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You are here: /main/research expeditions/ 2005 RAMP/9_19_05 Shark tagging

9/19/05 - Shark Tagging
by David Nichols, State of Hawaii, DLNR, HIHWNMS

Fish collecting
Chief scientist, Randy Kosaki collects reef fish at Rapture
Reef, French Frigate Shoals while accompanied by a white-tip reef shark.

This was our last day of research activities at French Frigate Shoals before continuing along the island chain. First on the agenda this morning was to set a couple of short (10 hooks) bottom longlines. We were hoping to collect a few sharks in which to implant the acoustic transmitters. After these were set we needed to let them “soak” for a few hours in order to increase the likelihood of hooking a few sharks.

Next up was a quick dive on “Rapture Reef”. We intended to collect more fish specimens and the apex predator guys needed to retrieve the ultrasonic receiver that has been in the area since May. We have a checklist of reef fish species that are still needed for further research. The easiest to collect on this list have already been captured. Now we are down to those elusive species that require a high degree of skill (“fish sense”) to capture.

When we arrive at Rapture Reef (which was found using the GPS unit on the vessel) we notice that the floats marking our longlines were also nearby. Which means we were about to dive in an area that had scattered chunks of flesh around on hooks with the sole purpose of attracting sharks. The team starts discussing (half jokingly – half serious) about proper shark mitigation procedures for divers in the water.

Rapture reef was an amazing dive. It sits in about 80+ feet of water with such elaborate and healthy table coral that it creates layers upon layers of potential hiding areas for the heaps of fish that call this place home. I have never seen such a huge concentration of aquatic life. By the time I make it to the reef the white-tip reef sharks are awake and cruising around. They are a smaller shark and not particularly threatening. There was also a larger gray reef shark that (according to the shark guys back on the boat later) appeared to be quite agitated.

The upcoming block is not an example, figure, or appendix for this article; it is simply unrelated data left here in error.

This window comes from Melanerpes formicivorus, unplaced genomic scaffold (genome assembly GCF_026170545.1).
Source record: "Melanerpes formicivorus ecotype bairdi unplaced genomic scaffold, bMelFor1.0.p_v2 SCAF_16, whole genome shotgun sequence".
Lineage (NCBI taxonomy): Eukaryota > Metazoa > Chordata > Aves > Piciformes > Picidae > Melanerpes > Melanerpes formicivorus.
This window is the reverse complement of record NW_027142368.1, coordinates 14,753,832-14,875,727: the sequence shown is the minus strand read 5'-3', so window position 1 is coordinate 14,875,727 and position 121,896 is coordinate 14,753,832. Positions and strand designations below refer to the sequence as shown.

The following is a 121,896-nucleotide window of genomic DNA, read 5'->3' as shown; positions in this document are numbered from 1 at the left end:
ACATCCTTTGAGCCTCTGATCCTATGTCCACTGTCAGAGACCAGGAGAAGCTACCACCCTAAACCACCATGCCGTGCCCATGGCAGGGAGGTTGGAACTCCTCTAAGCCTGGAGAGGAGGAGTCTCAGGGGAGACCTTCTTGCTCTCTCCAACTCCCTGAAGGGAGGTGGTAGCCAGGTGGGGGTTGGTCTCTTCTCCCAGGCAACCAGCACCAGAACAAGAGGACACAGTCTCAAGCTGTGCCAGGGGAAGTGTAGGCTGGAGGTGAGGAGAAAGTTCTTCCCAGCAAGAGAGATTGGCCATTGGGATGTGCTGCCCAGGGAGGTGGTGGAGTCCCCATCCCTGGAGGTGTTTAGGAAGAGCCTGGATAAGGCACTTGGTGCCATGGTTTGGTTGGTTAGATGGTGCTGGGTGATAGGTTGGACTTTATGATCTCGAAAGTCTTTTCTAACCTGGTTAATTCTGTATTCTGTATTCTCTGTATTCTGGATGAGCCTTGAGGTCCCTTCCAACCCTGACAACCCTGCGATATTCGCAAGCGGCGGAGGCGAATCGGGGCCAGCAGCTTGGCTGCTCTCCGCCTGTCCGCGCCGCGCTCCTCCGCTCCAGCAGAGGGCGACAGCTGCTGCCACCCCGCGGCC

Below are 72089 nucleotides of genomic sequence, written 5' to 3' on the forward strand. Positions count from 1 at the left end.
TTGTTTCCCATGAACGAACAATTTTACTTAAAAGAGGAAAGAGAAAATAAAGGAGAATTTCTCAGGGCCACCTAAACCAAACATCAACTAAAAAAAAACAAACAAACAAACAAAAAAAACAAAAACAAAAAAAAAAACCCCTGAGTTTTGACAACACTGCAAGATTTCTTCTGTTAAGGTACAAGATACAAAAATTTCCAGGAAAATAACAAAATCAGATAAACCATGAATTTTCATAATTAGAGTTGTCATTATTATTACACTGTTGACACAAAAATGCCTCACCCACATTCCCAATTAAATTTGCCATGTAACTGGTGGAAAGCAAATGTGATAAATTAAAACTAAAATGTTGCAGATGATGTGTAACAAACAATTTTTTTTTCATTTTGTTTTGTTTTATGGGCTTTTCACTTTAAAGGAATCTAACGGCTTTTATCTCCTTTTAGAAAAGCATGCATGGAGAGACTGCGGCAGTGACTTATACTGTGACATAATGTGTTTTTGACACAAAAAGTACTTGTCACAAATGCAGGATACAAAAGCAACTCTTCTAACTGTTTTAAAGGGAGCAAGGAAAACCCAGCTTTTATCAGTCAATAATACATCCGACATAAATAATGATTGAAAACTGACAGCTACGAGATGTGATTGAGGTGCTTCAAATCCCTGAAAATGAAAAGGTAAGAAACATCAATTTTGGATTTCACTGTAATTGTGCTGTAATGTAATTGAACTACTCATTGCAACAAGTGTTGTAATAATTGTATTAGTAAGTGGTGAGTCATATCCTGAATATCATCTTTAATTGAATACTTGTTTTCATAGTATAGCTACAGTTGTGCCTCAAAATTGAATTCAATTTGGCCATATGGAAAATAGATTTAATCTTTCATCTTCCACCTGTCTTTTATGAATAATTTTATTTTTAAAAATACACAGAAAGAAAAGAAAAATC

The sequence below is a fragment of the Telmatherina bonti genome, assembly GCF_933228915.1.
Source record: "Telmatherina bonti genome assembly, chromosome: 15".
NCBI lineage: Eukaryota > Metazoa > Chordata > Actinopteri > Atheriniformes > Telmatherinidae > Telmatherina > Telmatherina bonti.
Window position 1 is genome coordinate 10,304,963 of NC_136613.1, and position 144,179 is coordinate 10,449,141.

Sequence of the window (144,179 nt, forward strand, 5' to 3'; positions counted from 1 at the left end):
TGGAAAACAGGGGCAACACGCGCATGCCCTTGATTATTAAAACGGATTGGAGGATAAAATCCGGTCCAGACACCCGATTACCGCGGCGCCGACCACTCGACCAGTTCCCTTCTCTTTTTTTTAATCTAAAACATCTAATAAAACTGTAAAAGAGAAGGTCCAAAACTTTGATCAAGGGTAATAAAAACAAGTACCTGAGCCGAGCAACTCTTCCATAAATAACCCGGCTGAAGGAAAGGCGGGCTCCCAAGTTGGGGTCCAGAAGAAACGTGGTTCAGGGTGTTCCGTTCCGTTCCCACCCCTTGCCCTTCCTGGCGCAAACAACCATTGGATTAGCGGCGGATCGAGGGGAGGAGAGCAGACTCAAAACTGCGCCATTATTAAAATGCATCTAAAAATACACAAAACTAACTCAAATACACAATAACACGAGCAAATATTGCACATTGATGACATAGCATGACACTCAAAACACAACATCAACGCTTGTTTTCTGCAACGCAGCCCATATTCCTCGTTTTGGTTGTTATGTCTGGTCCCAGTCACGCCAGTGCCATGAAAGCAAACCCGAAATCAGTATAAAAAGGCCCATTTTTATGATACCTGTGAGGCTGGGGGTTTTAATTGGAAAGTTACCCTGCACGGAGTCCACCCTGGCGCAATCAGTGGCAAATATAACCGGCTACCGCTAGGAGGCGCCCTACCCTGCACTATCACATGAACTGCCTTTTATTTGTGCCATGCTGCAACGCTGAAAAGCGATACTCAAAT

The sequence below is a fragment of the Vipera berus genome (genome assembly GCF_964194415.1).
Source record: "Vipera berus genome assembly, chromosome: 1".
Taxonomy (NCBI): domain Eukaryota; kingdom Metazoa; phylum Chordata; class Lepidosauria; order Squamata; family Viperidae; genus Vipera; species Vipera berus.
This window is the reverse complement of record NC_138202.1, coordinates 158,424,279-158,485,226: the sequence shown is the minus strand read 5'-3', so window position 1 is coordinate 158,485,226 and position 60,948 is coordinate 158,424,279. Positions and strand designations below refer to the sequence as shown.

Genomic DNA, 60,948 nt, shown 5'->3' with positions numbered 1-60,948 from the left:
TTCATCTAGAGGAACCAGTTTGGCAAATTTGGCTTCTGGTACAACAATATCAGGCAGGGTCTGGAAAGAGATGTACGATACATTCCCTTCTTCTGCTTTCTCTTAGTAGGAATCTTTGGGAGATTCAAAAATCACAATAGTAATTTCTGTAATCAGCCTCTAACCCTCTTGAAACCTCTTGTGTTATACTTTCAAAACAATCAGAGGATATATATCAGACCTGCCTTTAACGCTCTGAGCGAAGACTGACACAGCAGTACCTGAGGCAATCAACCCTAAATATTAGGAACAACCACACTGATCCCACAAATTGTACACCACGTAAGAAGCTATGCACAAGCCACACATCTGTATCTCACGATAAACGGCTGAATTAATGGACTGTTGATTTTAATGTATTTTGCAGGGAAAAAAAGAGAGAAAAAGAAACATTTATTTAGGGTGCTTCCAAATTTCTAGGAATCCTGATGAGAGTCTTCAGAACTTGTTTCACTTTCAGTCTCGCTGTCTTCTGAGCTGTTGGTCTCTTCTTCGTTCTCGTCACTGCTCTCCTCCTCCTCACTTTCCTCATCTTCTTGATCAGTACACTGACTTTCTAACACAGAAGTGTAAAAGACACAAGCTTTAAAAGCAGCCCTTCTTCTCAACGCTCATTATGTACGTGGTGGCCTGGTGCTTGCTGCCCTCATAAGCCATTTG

After the rapture reef dive it was necessary to retrieve the longline and tag any sharks that we happened to catch. Normally this would require a couple of boats – one to retrieve the line and another to use as the “implant station”. However, the weather had picked up considerably and made launching the second boat a little sketchy, therefore, all the work was done from the 8-meter HI-2. The first of the longlines was retrieved with no sharks. I was a little concerned but shouldn’t have been because we hit paydirt on the second line including a large (8’) Galapagos shark.

Shark tagging

Randy Kosaki, Yannis Papastamatiou, and Carl Meyer orient a
shark alongside the HI-2 to implant an acoustic transmitter.

The sharks are brought alongside and tethered to the boat. The scientists take various measurements and then make a small incision in the abdomen. The acoustic transmitter is inserted and the incision is sewn back up. All this work is done with the shark still in the water alongside the vessel. These guys make it look easy even in the rough seas. The whole process takes less than 10 minutes. The longest part of the procedure (and looks to be the most dangerous) is the hook removal. Just imagine sticking your hand in a chipper machine. Dr. Carl Meyer has been doing this for years and as he pulls the hook out of the large Galapagos, I take a quick count and he seems to still have all of his fingers attached. Evidently he has the procedure for removing hooks from large apex predators pretty well ironed out.

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